[Tutor] String Replace.....

Sheila King sheila@thinkspot.net
Sun, 28 Jan 2001 15:46:49 -0800

On Mon, 29 Jan 2001 00:28:21 +0100, Remco Gerlich <scarblac@pino.selwerd.nl>
wrote about Re: [Tutor] String Replace.....:

:I had written a more detailed reply first, but accidentally sent it to
:Sheila King. Her "SpamCop" system blocked my mail, giving me an URL to open
:it up that didn't work... I'm a bit irritated now and will only give short

I'm surprised that the SpamCop link didn't work. I've tested it myself, and
have had no problems with it. Hmm. (It's not "my" spamcop. It's a service
anyone can subscribe to... http://www.spamcop.net/ )

In any case, I have your original, and much more detail message. Per your
request, via e-mail, I am posting it to the list.

Forwarded message follows.

Sheila King


To: Sheila King <sheila@thinkspot.net>
Subject: Re: [Tutor] String Replace.....
From: Remco Gerlich <scarblac@pino.selwerd.nl>
Date: Mon, 29 Jan 2001 00:22:23 +0100

On Sun, Jan 28, 2001 at 01:31:01PM -0800, Sheila King wrote:
> I'm only a Python newbie, myself, but I've done a fair number of scripts with
> strings in them, and I've never used '\012' in my code, only '\n'.
> Maybe, try replacing the "\012" in your code with "\n"  ???

Start a Python interpreter, and type it in:
>>> "\n"

On Unix, \n is equal to a single LF, which is ASCII 012 (I think that is
octal, so it's 10 decimal, but I'm not sure). String representation
translates control codes like that into octal escapes, iirc.

So they're the same.

> :## Turn Text into HTML
> :
> :    def htmlize(self):
> :        viewdiary = open("c:\diary.txt", 'r')
> :        print viewdiary
> :        print "---------------"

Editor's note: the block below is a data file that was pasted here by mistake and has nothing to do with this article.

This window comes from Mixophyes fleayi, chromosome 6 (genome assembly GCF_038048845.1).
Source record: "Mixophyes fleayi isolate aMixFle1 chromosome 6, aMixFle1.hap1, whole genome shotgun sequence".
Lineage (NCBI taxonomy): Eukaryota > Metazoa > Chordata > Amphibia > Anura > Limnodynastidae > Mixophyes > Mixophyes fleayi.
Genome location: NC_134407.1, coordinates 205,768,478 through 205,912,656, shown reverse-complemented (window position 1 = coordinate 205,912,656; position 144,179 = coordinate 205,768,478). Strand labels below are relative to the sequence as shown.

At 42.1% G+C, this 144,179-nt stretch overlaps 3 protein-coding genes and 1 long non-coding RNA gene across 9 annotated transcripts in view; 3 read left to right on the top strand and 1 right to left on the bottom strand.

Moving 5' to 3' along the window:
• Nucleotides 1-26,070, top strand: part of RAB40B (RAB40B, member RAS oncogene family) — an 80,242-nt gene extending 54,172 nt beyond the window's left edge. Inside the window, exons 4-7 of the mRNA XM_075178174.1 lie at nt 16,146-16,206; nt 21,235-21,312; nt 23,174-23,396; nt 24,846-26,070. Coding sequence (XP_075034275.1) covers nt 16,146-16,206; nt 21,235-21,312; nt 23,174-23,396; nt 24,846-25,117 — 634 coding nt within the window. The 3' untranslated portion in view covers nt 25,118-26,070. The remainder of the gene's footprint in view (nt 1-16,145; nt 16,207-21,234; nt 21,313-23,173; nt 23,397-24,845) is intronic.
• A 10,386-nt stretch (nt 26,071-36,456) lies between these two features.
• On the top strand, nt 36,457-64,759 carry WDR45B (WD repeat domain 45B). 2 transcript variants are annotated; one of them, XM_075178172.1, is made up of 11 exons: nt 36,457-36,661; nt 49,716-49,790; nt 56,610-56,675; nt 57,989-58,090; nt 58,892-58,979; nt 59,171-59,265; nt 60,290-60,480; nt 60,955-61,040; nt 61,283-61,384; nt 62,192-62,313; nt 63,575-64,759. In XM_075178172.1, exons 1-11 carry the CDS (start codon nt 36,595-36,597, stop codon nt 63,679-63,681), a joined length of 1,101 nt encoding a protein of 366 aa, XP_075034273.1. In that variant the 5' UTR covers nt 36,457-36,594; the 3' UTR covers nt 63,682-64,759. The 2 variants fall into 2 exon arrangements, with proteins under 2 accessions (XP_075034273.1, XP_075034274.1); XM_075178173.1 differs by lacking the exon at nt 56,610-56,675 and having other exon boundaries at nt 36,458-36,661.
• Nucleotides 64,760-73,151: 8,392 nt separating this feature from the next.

> :        L = viewdiary.readlines()
> :        print L
> :        modified_str = string.replace(L, "\012", "<br>" )
> :        print modified_str
> :        viewdiary.close
> :
> :and the error I'm getting
> :
> :<open file 'c:\diary.txt', mode 'r' at 00B42920>
> :---------------
> :['this is a test\012', 'this is another test\012', 'one more test\012']
> :Exception in Tkinter callback
> :Traceback (most recent call last):
> :  File "c:\python20\lib\lib-tk\Tkinter.py", line 1287, in __call__
> :    return apply(self.func, args)
> :  File "C:\python-code\diary-update\diary.py", line 71, in htmlize
> :    modified_str = string.replace(L, "\012", "<br>" )
> :  File "c:\python20\lib\string.py", line 363, in replace
> :    return s.replace(old, new, maxsplit)
> :AttributeError: replace

You get L by means of readlines(). That function returns a *list* of
strings. You call string.replace(L, ...), which calls L.replace(), but that
function is only defined for strings, not for lists.

Either don't use readlines() but instead use read(), which simple reads in
the whole file as one string, *or* use the list of lines that readlines()
gives you and put them together by means of L.join("<br>") so that the
string.replace call isn't needed anymore.

So either

L = viewdiary.read()
modified_str = string.replace(L, "\n", "<BR>")
# or even modified_str = L.replace("\n", "<BR>")


L = viewdiary.readlines()
modified_str = string.join(L, "<BR>")
# or modified_str = L.join("<BR>")

Or maybe the simplest way is to enclose the whole thing in <pre></pre> tags,
gives a different font, but the browser interprets the line breaks by

Remco Gerlich